For example, in his March 1 letter, Jorge Amselle mentions work by Norman Relkin for the Memorial Sloan-Kettering Cancer Center and the Cornell University Medical College. Interestingly, in my Commentary, I cite such a study under the primary author, Karl Kim. As I wrote, and as is explained in greater detail in our TESOL Quarterly article, Mr. Kim, Mr. Relkin, and their colleagues show clear brain differences, but do not link them to language proficiency. Similarly, Harold Chugani's interesting work, which I also refer to in my Commentary and which Ms. Lipton mentions, does not link age differences in glucose metabolization to better language skills. In other words, these impressive biological differences have not been shown to be linguistic advantages.
Patricia Kuhl, also cited by Mr. Amselle, has done extensive work on infant auditory perception revealing that language exposure does indeed have a positive effect on sound discrimination, but this occurs during the first year of life and thus seems remotely related to academic language instruction. There is, of course, a correlation between age and good pronunciation of a second language. Yet, as our TESOL article demonstrates, there is no convincing evidence, not even in the studies by Stephen Krashen and Michael Long to which Ms. Lipton refers, that any biologically limited period such as puberty is the crucial cutoff point for acquiring a good accent.
As Mr. Amselle points out, I wrote that adults face far more obstacles (environmental, psychological, and others) than do children when learning another language. This is why many more adults than children have problems with second languages. These problems, however, are not due to some biological "critical period" which condemns older learners to certain failure. Research shows that children, in general, have an important learning advantage, but not, as Mr. Amselle writes, a "natural language advantage." Adults who master foreign languages, as well as children who do not, do indeed disprove the rule that age alone determines linguistic success.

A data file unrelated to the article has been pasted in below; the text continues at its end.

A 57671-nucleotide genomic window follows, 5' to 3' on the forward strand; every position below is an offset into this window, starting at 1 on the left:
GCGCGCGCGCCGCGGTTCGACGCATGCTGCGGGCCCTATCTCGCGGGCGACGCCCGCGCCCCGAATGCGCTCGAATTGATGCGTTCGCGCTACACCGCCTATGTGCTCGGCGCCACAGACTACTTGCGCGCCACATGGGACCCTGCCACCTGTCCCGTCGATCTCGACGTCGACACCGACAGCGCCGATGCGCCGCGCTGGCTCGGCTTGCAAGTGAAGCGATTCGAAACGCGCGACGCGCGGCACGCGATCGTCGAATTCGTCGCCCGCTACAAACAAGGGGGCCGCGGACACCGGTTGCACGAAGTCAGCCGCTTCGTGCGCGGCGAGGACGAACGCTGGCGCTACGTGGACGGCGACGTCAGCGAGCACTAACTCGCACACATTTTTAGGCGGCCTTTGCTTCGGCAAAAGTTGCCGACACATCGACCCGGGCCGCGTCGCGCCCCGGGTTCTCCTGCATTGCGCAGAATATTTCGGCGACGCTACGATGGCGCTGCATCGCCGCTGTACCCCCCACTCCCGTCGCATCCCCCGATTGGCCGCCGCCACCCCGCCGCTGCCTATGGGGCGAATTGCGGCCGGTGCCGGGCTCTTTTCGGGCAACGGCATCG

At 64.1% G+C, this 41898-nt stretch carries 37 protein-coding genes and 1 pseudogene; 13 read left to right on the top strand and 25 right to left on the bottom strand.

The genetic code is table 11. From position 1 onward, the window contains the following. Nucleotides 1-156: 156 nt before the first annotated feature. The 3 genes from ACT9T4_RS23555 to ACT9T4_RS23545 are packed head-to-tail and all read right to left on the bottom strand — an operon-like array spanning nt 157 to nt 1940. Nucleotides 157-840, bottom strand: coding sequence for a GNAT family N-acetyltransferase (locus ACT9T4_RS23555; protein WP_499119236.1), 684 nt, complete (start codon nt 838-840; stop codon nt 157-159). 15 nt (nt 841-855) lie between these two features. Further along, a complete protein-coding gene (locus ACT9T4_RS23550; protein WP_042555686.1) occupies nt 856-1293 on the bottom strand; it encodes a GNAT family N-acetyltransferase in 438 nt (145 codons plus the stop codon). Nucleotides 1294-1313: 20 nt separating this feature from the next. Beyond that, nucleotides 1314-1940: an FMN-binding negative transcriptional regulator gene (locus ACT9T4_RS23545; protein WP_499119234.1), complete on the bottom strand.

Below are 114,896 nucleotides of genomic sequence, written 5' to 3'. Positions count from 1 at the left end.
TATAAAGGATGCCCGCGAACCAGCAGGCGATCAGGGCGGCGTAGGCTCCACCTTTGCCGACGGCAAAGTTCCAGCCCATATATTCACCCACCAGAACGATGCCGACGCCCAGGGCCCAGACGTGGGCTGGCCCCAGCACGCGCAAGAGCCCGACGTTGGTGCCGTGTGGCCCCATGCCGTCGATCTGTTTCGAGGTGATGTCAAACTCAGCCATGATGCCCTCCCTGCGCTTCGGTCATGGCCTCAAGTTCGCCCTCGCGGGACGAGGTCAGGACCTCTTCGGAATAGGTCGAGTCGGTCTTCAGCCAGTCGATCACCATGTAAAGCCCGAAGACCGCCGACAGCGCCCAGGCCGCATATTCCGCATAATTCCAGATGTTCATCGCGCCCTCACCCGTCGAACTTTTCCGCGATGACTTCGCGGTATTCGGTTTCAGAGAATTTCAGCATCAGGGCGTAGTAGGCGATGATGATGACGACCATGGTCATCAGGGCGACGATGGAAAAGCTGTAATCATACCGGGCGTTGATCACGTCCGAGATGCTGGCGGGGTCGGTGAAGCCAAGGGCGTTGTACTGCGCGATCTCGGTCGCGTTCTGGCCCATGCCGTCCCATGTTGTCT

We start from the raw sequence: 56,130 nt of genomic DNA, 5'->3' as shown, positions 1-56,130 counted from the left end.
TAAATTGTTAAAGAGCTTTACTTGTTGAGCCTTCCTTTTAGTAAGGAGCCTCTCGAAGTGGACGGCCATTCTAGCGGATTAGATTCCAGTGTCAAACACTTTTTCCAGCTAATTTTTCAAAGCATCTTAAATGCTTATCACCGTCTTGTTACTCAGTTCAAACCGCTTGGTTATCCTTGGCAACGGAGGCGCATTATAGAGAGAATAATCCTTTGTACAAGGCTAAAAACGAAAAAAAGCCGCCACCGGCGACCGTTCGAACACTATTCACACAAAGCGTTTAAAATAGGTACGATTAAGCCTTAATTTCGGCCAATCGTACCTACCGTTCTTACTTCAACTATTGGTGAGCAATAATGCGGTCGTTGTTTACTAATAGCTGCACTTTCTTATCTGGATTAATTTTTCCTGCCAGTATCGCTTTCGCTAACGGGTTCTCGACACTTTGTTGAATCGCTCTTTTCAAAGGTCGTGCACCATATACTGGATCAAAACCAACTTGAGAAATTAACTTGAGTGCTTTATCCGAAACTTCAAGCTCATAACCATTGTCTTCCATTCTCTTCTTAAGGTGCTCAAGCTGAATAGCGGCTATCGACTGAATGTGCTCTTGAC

Rather than be interpreted as biased criticism of early foreign-language exposure, this should be seen as encouraging both for young children and for the majority of learners who start acquiring a second language later in life. There are many reasons to start learning foreign languages at an early age. Yet is it misleading to suggest that the cause is lost if one does not, or that later learners are at a biological disadvantage. We should thus be optimistic that proficiency in a new language is a reachable goalónot just for young children, but for everyone.
Acting Course Head and Teaching Fellow in French
Age and Language: Final Thoughts
To the Editor:
It is a rare privilege to be cited inaccurately in two letters to the editor on two different topics in the same issue of Education Week (Letters, March 1, 2000).